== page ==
Engaging older adults in their healthcare can be challenging, particularly when engagement means adopting technology that feels foreign. With 76% of older adults in the U.S. intending to stay in their homes, according to AARP, tech services can have a huge impact on their independence and safety. However, technology alone can make this choice seem daunting.
With a high-tech, high-touch approach, pairing technology innovation with more traditional approaches like social work, maximum engagement, and improved health outcomes can be achieved. The key to making this partnership truly effective is removing the barriers to acceptance.
Misconceptions associated with healthcare technology
Older adults must understand the true value of health and safety technology solutions to encourage adoption, but there are misconceptions to overcome first.
- Using health tech makes me old. When older adults think of health technology like an emergency button, they’re likely to think they are only useful if you have a medical emergency such as a heart attack or a fall. This assumption is a major obstacle when it comes to adoption, particularly if older adults don’t feel they are old enough to really be at risk for a health emergency.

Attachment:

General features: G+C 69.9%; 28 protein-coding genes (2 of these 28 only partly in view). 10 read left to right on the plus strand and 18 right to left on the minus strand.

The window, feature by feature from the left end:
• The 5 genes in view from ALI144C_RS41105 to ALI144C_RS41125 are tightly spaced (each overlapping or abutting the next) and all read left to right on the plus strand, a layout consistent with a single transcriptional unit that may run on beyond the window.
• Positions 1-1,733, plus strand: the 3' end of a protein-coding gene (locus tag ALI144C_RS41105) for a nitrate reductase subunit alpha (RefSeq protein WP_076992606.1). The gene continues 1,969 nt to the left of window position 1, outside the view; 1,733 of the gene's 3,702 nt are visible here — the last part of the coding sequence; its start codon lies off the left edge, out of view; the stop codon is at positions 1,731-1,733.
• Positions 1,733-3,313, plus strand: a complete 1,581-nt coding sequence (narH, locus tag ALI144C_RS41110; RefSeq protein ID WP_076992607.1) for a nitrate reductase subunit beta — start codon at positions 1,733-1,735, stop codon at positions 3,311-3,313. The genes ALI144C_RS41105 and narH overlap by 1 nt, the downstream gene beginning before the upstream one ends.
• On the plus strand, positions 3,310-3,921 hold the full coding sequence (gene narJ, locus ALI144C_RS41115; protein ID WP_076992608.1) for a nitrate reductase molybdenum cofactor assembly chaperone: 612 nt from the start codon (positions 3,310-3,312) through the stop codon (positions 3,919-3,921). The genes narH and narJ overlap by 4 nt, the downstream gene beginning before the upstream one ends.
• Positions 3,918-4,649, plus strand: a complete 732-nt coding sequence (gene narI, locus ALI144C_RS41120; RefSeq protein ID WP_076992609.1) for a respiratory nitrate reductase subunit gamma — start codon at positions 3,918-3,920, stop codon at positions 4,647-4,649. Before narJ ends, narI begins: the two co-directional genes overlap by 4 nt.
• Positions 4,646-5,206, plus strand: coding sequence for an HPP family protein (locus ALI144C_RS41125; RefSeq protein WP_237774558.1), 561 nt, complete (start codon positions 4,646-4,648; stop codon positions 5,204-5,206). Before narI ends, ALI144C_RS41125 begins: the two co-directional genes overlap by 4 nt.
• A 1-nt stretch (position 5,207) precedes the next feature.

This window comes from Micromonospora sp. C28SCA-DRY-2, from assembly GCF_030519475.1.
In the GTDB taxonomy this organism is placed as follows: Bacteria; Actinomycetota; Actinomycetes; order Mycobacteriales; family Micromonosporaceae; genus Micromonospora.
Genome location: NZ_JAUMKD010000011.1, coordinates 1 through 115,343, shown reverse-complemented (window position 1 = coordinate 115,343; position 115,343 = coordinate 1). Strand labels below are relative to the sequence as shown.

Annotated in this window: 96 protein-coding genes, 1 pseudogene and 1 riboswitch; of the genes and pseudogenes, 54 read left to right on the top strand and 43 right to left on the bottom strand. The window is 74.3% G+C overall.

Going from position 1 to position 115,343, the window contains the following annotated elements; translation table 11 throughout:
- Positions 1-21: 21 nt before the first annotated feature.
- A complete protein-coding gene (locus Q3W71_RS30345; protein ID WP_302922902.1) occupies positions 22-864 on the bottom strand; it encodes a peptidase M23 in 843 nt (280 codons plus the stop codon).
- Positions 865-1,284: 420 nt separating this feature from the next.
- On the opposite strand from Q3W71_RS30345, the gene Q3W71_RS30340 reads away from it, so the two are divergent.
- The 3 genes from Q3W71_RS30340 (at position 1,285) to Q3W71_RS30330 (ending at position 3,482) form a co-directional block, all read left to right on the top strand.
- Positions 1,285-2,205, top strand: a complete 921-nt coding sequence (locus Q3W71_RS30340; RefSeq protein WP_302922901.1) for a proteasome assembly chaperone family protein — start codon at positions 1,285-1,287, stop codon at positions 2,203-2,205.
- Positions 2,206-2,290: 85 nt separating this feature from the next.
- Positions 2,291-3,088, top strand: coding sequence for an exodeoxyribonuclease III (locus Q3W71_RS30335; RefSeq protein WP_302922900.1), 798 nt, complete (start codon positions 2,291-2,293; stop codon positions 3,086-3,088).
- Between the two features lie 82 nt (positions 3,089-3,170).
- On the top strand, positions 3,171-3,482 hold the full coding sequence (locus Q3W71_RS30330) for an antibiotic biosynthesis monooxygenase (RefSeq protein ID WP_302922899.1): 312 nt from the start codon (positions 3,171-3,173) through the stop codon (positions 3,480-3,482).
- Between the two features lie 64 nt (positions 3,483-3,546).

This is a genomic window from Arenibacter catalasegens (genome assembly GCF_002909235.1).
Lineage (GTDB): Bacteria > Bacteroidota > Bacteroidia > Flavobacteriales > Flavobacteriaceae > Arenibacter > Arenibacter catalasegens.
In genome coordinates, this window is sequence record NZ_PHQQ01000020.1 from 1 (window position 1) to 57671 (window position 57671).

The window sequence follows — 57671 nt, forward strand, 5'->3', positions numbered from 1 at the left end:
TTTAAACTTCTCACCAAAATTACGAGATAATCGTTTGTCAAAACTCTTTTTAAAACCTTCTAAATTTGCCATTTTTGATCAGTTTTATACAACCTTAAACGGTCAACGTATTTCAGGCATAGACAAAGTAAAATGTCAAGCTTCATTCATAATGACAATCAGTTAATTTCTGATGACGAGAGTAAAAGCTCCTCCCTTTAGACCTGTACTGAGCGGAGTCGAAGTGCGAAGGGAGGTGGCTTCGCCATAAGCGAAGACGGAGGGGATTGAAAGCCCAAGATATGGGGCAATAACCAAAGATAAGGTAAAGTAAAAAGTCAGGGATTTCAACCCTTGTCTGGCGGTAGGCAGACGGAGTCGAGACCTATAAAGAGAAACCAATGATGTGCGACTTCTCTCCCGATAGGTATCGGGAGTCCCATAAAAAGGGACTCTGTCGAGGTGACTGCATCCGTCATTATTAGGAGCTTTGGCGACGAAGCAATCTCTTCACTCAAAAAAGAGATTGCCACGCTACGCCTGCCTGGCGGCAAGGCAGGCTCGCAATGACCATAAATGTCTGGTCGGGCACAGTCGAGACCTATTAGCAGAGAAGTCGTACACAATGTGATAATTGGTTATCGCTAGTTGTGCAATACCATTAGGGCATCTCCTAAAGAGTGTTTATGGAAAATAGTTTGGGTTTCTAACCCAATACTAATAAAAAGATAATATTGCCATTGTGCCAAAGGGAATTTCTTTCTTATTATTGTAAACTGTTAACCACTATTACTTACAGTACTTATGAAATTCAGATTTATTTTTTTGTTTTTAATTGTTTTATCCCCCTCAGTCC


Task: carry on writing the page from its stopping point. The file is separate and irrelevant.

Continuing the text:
One way to transcend this “health tech is for old people” stigma is to instate a “press for anything” philosophy. Technology providers, healthcare providers, and even friends and family need to remind older adults that technology is not just for the frail. Medical alerts, for instance, are not just an emergency button, but part of an easy approach to safety, independence, connection to community, and resources available, developing a social support system for users.
- Technology is only helpful in an emergency. Technology has the power to grant access to a broad range of resources, not just if a fall or other emergency occurs. For instance, technology can address Social Determinants of Health (SDOH) through offering access to clinical/medical consultation, community resources, education on chronic disease management as well as access to transportation (including ride-sharing services), assistance with utilities and financial services, mental health and emotional support, and more.